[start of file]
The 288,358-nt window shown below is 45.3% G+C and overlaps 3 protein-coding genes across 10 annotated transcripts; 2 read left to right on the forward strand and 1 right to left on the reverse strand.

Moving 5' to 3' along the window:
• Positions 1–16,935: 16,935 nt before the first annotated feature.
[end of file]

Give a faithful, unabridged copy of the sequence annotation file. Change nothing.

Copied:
The 288,358-nt window shown below is 45.3% G+C and overlaps 3 protein-coding genes across 10 annotated transcripts; 2 read left to right on the forward strand and 1 right to left on the reverse strand.

Moving 5' to 3' along the window:
• Positions 1–16,935: 16,935 nt before the first annotated feature.